Gold, S&P 500: Deciphering Investment Seesaws and Insights Into Market Dynamics

 

We consider gold bullion and the S&P 500 Index (SPX) to be effectively at opposite ends of an investment seesaw, with the SPX doing better when confidence in money, central banking and government is rising and gold doing better when confidence in money, central banking and government is falling. As discussed in a few TSI commentaries and blog posts over the past two years (for example, HERE), our investment seesaw concept was part of the inspiration for the Synchronous Equity and Gold Price Model (SEGPM) created by Dietmar Knoll.

In general terms, the SEGPM uses historical data to define a quantitative relationship between the SPX, the US$ gold price and the US money supply. More specifically, it is based on the fact that adding the SPX to 1.5 times the US$ gold price (and applying a scaling factor) has, over the long term, resulted in a number that tracks the US money supply. Consequently, it indicates the extent to which the combination of the US stock market and gold is currently under/over-valued compared to the money supply and can provide clues regarding likely future price levels for gold and the SPX. For example, a forecast of likely future levels for the SPX and the money supply would project a likely future level for the US$ gold price.

The following monthly chart shows our version of the SEGPM. On this chart, the red line is US True Money Supply (TMS) and the blue line is the Gold-SPX Model (the sum of the S&P 500 Index and 1.5 times the US$ gold price, multiplied by a scaling factor).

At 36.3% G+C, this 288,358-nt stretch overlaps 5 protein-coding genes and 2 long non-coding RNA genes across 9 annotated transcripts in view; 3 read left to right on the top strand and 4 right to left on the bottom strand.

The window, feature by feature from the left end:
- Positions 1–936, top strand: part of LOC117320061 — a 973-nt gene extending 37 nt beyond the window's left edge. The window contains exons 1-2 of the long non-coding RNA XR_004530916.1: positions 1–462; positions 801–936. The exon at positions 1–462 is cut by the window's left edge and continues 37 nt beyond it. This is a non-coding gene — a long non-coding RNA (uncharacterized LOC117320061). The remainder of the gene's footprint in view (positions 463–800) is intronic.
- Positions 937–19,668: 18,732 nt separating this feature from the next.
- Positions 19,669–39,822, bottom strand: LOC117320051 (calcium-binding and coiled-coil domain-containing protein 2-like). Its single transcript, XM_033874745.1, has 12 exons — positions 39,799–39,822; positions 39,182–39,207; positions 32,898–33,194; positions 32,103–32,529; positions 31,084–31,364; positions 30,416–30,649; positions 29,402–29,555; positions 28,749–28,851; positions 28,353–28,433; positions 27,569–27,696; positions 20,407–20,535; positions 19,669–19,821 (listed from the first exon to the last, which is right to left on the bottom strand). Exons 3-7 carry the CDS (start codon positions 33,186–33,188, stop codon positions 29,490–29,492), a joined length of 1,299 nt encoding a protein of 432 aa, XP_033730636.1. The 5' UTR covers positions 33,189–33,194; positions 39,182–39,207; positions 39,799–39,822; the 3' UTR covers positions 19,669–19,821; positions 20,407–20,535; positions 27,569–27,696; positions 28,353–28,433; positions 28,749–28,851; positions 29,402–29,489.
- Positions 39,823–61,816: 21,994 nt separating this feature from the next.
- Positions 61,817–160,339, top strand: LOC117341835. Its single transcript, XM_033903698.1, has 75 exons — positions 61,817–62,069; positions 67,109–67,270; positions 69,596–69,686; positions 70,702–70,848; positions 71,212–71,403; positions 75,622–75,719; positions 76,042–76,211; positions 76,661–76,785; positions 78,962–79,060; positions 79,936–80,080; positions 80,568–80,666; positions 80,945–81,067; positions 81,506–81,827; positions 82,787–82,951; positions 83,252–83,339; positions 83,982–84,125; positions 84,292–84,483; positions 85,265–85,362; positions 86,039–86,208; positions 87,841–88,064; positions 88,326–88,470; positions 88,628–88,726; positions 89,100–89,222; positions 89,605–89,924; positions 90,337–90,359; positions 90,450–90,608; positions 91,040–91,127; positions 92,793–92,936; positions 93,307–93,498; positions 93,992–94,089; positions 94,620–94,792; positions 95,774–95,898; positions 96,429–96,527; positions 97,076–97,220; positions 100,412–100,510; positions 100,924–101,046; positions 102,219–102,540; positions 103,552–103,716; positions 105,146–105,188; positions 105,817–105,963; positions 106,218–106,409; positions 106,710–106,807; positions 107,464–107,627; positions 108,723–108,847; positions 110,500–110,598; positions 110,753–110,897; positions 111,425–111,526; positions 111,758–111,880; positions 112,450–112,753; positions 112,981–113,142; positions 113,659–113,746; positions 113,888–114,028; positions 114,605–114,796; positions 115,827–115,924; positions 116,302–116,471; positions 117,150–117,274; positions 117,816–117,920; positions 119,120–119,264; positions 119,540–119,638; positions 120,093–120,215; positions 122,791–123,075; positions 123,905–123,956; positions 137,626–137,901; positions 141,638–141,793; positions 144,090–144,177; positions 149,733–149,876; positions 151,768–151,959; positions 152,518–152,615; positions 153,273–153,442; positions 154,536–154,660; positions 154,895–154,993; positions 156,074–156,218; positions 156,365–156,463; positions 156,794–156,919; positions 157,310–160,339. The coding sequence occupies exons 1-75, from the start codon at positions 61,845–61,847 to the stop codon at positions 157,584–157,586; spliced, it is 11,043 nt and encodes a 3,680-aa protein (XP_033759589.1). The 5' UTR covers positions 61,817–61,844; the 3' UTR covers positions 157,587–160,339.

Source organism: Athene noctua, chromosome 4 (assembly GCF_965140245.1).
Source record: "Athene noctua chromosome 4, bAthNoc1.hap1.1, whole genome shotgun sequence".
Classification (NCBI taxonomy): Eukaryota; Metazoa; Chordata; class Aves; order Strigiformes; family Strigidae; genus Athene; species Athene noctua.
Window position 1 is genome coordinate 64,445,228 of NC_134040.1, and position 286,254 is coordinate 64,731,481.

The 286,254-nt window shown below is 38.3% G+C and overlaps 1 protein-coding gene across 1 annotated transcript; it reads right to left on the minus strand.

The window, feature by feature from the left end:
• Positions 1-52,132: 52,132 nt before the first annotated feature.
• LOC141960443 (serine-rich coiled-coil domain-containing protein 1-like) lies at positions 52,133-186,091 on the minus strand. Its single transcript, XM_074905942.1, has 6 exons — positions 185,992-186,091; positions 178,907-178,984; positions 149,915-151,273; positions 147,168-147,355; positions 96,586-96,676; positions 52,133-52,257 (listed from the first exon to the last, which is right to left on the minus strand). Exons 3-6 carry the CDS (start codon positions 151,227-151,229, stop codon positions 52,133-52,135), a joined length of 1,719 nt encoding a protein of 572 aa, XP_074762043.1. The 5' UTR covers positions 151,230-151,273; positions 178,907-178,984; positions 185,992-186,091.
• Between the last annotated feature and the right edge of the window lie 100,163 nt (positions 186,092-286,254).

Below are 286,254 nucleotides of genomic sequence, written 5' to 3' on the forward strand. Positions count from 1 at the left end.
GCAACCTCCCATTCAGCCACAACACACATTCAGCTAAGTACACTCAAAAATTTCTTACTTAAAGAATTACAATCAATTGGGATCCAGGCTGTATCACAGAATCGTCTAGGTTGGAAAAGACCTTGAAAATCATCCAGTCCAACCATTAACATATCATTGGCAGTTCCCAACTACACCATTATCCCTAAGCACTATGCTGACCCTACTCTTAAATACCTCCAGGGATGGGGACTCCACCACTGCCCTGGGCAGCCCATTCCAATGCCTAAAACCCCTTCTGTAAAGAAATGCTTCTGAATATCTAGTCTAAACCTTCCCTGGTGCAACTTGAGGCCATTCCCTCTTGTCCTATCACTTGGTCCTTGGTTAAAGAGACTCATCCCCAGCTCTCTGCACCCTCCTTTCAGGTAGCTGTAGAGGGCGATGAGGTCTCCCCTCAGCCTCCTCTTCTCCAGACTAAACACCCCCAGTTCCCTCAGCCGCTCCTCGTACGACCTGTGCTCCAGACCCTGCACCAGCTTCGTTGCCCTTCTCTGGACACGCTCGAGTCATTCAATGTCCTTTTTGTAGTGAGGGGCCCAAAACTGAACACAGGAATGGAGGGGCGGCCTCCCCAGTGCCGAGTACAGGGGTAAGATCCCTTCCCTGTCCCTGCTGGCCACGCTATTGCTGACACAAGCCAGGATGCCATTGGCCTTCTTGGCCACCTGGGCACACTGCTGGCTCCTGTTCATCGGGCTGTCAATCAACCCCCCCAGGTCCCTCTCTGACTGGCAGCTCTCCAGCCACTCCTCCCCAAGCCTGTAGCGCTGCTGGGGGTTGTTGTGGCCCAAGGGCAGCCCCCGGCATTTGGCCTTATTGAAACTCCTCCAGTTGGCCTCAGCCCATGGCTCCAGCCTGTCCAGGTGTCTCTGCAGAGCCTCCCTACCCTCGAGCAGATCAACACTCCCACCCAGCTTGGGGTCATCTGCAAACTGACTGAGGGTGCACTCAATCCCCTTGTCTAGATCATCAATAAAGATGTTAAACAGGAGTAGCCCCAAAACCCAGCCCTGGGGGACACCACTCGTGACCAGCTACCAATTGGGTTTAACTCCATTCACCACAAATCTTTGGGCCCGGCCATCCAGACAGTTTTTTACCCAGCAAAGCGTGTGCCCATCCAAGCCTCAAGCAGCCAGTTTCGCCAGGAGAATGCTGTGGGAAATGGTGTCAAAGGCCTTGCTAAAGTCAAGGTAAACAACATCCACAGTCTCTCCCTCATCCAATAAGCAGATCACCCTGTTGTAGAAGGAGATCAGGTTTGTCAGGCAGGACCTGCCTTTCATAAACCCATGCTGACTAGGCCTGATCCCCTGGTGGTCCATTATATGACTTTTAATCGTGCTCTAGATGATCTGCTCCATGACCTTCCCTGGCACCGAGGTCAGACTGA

Gold-SPX Model vs US True Money Supply

The Model’s current message is that at today’s levels of the money supply and the SPX, the gold price (around US$2150) is in the right ballpark. A much higher ‘fair value’ for gold would require a larger money supply and/or a lower SPX. For example, if the money supply were 5% larger and the SPX were around 4200 (about 20% lower than it is today), the Model would indicate a ‘fair value’ for gold of around US$3200/oz.

In the middle of last year (the last time we discussed the Gold-SPX Model) we thought that the low-$3000s for the US$ gold price was a plausible target for the first half of this year. While it is not out of the question that this target will be reached during the first half of this year, this is no longer a likely scenario because the SPX has performed much better than we thought it would. However, there is a good chance that the low-$3000s will be reached before the end of this year.

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